Spring 2011 - Features
Vision & Legacy Live On
The Reverend Burton Allan MacLean died on January 12, 2011 at the age of 94 at his residence in Pomfret, Connecticut. Reverend MacLean was born in Batavia, New York on April 13, 1916.
MacLean, the 23rd Headmaster in ‘Iolani history, led the school at a critical juncture of its history from 1959 to 1970. He was instrumental in fundraising, capital improvements and elevating the school’s profile in the community.
“Rev. MacLean was an extremely important figure in the development of our school,” said ‘Iolani Headmaster Dr. Val T. Iwashita, who was an ‘Iolani student during MacLean’s tenure. “He laid many of the underpinnings of the ‘Iolani we know today. We should never forget his many contributions.”
In 1962, MacLean oversaw construction of ‘Iolani School’s physical education facilities, which included the gymnasium, swimming pool, tennis courts and improvements to the track. A year later, as the school celebrated its 100th anniversary, he announced the second phase of the “Ten - Year Century Development Plan,” which focused on academic life and called for new Lower School buildings and additional construction in the Upper School.
Burton Allan MacLean, his wife Catharine, and their eight children arrived in Honolulu aboard the U.S.S. Lurline in 1959.
While at ‘Iolani, MacLean established several aspects of school life that continue to this day, including the Rev. Albert H. Stone Scholarships, the ‘Iolani School Bulletin, the senior prefects system, membership in the Cum Laude honor society and many of the employment benefits offered to faculty. He also served as President of the Hawaii Association of Independent Schools.
“Twice in the several years Rev. MacLean came back to visit ‘Iolani, he was impressed by how the school has continued to develop and the position it holds within the community,” Iwashita said. “He was an incredibly articulate and engaging person, even at an advanced age.”
MacLean is also credited for laying the groundwork for the Harold K. L. Castle Foundation’s donation of land valued at $17.2 million to ‘Iolani School. He was a friend of James C. Castle, son of Harold K. L. Castle. They first met as freshmen at Yale in 1934 and were members of the university’s rowing team.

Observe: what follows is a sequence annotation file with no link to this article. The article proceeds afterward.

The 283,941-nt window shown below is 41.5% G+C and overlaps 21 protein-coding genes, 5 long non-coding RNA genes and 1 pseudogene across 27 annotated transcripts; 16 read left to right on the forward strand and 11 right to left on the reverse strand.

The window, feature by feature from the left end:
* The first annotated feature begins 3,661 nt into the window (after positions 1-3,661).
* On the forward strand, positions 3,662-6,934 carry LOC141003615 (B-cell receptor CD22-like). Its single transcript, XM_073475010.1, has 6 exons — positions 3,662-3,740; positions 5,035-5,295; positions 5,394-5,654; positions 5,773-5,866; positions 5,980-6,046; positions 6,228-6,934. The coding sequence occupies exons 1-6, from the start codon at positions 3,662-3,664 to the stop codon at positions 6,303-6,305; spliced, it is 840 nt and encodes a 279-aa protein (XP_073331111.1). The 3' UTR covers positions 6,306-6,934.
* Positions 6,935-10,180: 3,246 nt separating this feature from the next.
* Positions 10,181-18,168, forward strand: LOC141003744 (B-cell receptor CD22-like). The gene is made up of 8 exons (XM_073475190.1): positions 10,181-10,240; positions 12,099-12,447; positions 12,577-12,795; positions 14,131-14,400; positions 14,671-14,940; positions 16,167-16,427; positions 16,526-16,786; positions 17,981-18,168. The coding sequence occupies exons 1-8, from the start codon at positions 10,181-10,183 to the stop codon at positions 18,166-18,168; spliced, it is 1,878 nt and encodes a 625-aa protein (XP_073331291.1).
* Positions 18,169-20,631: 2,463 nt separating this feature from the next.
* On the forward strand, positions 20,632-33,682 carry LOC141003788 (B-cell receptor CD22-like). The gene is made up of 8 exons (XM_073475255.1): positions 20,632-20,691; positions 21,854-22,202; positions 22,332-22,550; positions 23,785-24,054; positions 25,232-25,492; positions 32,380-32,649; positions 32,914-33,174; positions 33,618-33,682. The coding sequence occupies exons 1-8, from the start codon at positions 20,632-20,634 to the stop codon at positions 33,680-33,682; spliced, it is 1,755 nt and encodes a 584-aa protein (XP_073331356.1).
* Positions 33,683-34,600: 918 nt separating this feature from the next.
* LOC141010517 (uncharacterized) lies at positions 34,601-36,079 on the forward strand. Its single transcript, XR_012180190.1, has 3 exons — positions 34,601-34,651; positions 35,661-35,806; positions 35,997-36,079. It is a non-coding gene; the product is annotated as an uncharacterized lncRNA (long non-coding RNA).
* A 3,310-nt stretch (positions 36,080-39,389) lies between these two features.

Prior to the Castle donation, which was the largest single charitable gift in the history of modern Hawai‘i at the time, MacLean spearheaded fundraising efforts that landed several landmark gifts benefitting ‘Iolani. He identified fundraising as a key to maintaining a top-notch faculty and enhancing the school’s physical appearance.
MacLean’s 11 years at the helm of ‘Iolani ended in 1970, when he resigned to accept an offer to be the Headmaster and CEO of the American School in Paris, a move he described as “an overwhelming opportunity, personally, as an educator.”
Upon MacLean’s leaving Hawai‘i, The Reverend David P. Coon wrote a tribute that was published in the summer 1970 issue of the ‘Iolani School Bulletin. Coon had succeeded MacLean as headmaster.
“People will realize in time that whereas the buildings represent a visible and outward sign of what Burton MacLean did for ‘Iolani School, his philosophical impact changed what was perhaps a dead-end direction and started us out on a path where we are truly open, where we are truly tolerant, and where we are truly rational,” Coon wrote.
“Burton MacLean altered the direction of ‘Iolani School in an intellectual and philosophical way, and perhaps in the final sense this is the most that a man can hope for from his service to a school.”